Review: THE HOLDOVERS An Entertaining And Empathetic Examination Of Loneliness

Holdovers Paul Giamatti
Image via Focus Features.

We originally reviewed director Alexander Payne’s The Holdovers as part of our coverage of this year’s Philadelphia Film Festival. It goes into wide release this weekend.

Christmas is a time of family and fellowship, friends and loved ones gathering together to celebrate the season. But for some, who may not have family and friends to gather with – either through their own choice, the choices of others or some other brutal reality – it is a time of anything but. Director Alexander Payne’s latest film, The Holdovers, takes three characters who have no one to spend the holidays with and puts them together in a bittersweet and often scathingly funny film.

The holidays have arrived for the students at Barton Academy, a prestigious Massachusetts boarding school. Well, for most of them. While a majority of his classmates are heading off campus to spend two weeks with their families, Angus Tully (Dominic Sessa) is stuck on campus as his mother has decided to take a much-delayed honeymoon with her new husband rather than spend the holidays with him. Overseeing Angus is his irascible Ancient History teacher Paul Hunham (Paul Giamatti), a family-less man who was looking forward to two weeks of reading mystery novels and not babysitting a sullen teen. Joining them on campus is Mary (Da’Vine Joy Randolph), the school’s dining hall manager, who recently lost her son in Vietnam. The three come together in what is an empathetic while often hilarious meditation on loneliness, the need for human connection and the unlikely familial-like bonds that can form between us.

Payne’s films often deal with characters that are just on the edge of society in terms of how they relate to others. Giamatti’s Hunham is an acerbic teacher who seemingly loves his school but can barely tolerate any of its students or most of his fellow faculty there. He seems to value his job as an educator and sees worth in it, it is just that he doubts that the sons of privilege that make up most of the student body are worth his time to teach. Sessa’s Angus is a child of divorce, feeling abandoned by his mother for her new husband. And it is hard not to be sympathetic to what Mary is going through. No parent should have to bury a child, and for her to have lost both her son and his father and to have no one who can relate to what she has been through is isolating in its own way. All three characters need human connection, whether they realize it or not.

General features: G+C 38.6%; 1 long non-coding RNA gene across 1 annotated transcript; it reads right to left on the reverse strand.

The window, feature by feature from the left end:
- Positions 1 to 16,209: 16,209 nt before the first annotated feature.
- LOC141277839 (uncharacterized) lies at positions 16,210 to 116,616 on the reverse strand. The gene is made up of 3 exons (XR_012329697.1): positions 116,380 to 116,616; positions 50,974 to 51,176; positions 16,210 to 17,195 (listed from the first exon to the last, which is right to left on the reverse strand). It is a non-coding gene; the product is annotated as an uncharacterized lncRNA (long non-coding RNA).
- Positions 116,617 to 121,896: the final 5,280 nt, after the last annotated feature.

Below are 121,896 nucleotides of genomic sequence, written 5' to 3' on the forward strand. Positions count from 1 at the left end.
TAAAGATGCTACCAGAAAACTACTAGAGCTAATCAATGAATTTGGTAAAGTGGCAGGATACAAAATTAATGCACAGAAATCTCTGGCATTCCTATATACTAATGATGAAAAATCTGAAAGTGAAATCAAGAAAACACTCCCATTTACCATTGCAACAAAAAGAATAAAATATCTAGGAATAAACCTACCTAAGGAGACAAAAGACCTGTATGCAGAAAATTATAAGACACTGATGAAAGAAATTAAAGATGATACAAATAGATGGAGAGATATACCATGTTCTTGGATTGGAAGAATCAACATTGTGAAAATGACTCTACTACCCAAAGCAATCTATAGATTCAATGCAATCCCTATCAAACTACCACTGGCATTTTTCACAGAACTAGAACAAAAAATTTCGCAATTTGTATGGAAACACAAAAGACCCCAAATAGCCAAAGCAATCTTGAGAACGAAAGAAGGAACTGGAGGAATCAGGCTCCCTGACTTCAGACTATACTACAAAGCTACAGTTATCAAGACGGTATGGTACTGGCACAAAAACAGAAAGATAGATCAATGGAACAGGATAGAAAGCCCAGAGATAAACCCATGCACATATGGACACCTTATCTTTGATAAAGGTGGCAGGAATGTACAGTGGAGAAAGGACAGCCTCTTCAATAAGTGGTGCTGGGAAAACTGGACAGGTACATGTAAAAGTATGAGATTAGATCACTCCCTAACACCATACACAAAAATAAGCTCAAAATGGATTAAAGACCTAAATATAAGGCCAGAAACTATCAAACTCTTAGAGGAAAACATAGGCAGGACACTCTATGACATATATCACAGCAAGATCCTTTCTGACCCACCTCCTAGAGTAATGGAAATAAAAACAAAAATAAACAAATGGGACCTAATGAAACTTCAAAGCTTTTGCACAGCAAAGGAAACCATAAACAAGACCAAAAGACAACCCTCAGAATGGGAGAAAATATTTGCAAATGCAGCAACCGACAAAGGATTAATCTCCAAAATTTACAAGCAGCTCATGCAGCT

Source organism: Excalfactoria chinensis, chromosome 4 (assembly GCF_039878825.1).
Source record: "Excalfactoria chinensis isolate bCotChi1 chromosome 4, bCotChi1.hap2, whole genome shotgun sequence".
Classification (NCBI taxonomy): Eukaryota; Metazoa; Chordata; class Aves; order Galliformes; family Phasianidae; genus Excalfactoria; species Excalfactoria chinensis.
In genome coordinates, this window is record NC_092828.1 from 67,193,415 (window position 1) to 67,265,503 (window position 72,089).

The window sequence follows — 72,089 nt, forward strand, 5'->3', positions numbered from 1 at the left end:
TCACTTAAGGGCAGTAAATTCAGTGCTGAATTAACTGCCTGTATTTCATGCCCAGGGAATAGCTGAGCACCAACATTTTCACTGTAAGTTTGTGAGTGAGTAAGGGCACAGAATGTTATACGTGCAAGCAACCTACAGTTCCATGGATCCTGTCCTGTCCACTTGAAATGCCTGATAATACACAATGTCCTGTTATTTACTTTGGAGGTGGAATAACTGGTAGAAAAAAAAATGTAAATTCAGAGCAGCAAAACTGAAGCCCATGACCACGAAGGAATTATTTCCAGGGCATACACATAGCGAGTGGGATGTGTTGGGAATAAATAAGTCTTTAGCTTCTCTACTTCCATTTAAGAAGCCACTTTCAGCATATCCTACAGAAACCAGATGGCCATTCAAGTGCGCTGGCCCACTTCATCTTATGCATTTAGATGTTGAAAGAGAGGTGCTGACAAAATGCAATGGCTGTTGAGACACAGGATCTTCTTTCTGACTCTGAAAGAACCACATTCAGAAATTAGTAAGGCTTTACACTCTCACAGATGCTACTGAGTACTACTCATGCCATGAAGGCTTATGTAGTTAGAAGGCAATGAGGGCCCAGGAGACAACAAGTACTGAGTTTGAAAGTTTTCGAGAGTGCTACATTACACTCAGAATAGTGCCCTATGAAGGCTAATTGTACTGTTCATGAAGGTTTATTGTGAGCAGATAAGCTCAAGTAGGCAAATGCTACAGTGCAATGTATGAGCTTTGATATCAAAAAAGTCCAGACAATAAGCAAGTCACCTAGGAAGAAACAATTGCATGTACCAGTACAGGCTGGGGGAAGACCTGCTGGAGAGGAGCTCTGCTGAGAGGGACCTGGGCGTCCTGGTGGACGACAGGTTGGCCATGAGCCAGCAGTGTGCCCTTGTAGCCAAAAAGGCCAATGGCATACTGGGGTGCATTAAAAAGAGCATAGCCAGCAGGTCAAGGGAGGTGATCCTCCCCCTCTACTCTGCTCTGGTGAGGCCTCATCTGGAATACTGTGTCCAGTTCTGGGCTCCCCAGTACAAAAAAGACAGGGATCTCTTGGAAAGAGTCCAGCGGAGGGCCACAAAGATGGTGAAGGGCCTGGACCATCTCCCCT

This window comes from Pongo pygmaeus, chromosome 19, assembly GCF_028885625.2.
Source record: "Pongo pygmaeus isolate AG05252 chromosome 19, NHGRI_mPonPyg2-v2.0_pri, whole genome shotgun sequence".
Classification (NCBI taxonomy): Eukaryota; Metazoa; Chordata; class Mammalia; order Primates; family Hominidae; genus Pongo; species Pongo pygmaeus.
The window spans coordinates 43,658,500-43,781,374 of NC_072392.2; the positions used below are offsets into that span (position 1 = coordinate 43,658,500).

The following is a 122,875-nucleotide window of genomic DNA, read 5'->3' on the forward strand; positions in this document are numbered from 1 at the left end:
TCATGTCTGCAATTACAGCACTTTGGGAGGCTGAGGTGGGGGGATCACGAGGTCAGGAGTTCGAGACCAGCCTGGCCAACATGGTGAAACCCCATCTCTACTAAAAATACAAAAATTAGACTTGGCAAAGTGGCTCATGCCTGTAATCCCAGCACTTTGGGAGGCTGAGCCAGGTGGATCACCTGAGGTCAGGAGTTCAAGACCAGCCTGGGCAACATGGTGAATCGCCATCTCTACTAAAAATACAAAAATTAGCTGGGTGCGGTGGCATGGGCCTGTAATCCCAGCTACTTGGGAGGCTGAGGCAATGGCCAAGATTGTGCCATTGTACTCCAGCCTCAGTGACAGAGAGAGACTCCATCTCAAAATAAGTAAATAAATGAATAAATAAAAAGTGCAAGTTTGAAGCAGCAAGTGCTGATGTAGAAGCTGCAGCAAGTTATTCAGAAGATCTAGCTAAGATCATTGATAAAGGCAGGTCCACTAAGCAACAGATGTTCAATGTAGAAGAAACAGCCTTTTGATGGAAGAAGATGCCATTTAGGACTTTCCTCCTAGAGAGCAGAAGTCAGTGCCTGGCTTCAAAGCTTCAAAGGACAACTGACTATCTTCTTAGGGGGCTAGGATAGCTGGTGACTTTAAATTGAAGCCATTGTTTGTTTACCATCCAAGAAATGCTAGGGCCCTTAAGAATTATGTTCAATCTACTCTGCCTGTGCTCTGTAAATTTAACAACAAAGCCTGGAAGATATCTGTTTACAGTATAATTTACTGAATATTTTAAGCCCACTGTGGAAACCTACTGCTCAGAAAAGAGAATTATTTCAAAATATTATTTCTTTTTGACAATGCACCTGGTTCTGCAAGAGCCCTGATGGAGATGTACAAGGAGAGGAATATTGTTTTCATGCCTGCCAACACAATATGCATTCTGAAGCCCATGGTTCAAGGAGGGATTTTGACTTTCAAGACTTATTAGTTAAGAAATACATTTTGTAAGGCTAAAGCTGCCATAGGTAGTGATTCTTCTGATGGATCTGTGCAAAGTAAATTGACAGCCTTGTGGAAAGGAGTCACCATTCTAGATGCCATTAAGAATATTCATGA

Giamatti, reuniting with director Payne for the first time since 2004’s Sideways for which he won Best Actor at the Independent Spirit Awards, is turning in a performance of a lifetime here. To be fair, the actor has made a career out of playing sarcastic, misanthropic characters. But here, Payne, and a screenplay from former sitcom scribe David Hemingson, gives Giamatti some great dialogue, great moments and a great reasoning as to why Hunham is the way he is. And Giamatti makes the most of the opportunities. But for as great as Giamatti is, newcomer Sessa holds his own in every scene he has opposite the more seasoned actor, which is a good portion of the film. The only problem with the both of them being so good and dynamic in their roles, is that Randolph’s dining hall manager Mary gets sidelined at times.

Interestingly, Payne sets his tale in the mid-1970s, his first feature outside of whatever current year he was shooting his previous work. (To set the feel, the film opens with an old school MPAA ratings card before segueing into a period-feeling production company animated logo for distributor Focus Films. Payne also shot the film on 35mm film to get a very specific look naturally rather than through the manipulation of a digital video file in post-production.) Divorce was just starting to become a thing that affected families over the last ten years, but it wasn’t omnipresent enough that a character like Angus could have classmates in similar positions to talk to with. The film certainly benefits from the absence of cell phones and the internet. But whatever decade the film is set in, Payne reminds us of that universal truth about the necessity for human connection, a lesson that is always important to reiterate.

Avatar für Rich Drees
About Rich Drees 7153 Articles
A film fan since he first saw that Rebel Blockade Runner fleeing the massive Imperial Star Destroyer at the tender age of 8 and a veteran freelance journalist with twenty-five years experience writing about film and pop culture. He is a member of the Philadelphia Film Critics Circle.
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